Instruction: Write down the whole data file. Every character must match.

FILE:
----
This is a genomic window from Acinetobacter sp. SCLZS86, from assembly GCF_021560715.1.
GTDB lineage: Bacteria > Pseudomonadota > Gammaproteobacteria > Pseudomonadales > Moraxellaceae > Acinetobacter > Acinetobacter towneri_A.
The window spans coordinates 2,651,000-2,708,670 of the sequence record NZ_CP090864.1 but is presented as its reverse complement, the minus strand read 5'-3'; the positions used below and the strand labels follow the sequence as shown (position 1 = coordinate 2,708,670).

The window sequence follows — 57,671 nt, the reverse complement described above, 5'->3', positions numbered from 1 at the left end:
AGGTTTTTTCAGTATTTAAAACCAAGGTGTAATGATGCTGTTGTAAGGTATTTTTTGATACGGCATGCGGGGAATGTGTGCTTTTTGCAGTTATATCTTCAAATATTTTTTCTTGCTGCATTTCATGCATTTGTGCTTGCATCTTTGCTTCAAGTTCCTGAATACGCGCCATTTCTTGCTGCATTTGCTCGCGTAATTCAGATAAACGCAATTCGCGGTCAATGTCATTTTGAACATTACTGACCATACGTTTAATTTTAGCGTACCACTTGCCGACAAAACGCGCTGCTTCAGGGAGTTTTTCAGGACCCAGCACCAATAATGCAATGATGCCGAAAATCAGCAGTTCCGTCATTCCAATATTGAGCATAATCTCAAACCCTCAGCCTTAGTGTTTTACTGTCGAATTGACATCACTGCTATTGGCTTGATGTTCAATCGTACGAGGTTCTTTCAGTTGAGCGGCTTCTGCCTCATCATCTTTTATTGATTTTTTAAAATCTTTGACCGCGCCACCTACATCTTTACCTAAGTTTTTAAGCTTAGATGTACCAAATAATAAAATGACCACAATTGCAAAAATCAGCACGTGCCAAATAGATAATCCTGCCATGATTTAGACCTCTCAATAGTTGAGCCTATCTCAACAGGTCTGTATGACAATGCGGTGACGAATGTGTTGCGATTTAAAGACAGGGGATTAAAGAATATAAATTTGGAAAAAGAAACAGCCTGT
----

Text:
This is a genomic window from Acinetobacter sp. SCLZS86, from assembly GCF_021560715.1.
GTDB lineage: Bacteria > Pseudomonadota > Gammaproteobacteria > Pseudomonadales > Moraxellaceae > Acinetobacter > Acinetobacter towneri_A.
The window spans coordinates 2,651,000-2,708,670 of the sequence record NZ_CP090864.1 but is presented as its reverse complement, the minus strand read 5'-3'; the positions used below and the strand labels follow the sequence as shown (position 1 = coordinate 2,708,670).

The window sequence follows — 57,671 nt, the reverse complement described above, 5'->3', positions numbered from 1 at the left end:
AGGTTTTTTCAGTATTTAAAACCAAGGTGTAATGATGCTGTTGTAAGGTATTTTTTGATACGGCATGCGGGGAATGTGTGCTTTTTGCAGTTATATCTTCAAATATTTTTTCTTGCTGCATTTCATGCATTTGTGCTTGCATCTTTGCTTCAAGTTCCTGAATACGCGCCATTTCTTGCTGCATTTGCTCGCGTAATTCAGATAAACGCAATTCGCGGTCAATGTCATTTTGAACATTACTGACCATACGTTTAATTTTAGCGTACCACTTGCCGACAAAACGCGCTGCTTCAGGGAGTTTTTCAGGACCCAGCACCAATAATGCAATGATGCCGAAAATCAGCAGTTCCGTCATTCCAATATTGAGCATAATCTCAAACCCTCAGCCTTAGTGTTTTACTGTCGAATTGACATCACTGCTATTGGCTTGATGTTCAATCGTACGAGGTTCTTTCAGTTGAGCGGCTTCTGCCTCATCATCTTTTATTGATTTTTTAAAATCTTTGACCGCGCCACCTACATCTTTACCTAAGTTTTTAAGCTTAGATGTACCAAATAATAAAATGACCACAATTGCAAAAATCAGCACGTGCCAAATAGATAATCCTGCCATGATTTAGACCTCTCAATAGTTGAGCCTATCTCAACAGGTCTGTATGACAATGCGGTGACGAATGTGTTGCGATTTAAAGACAGGGGATTAAAGAATATAAATTTGGAAAAAGAAACAGCCTGT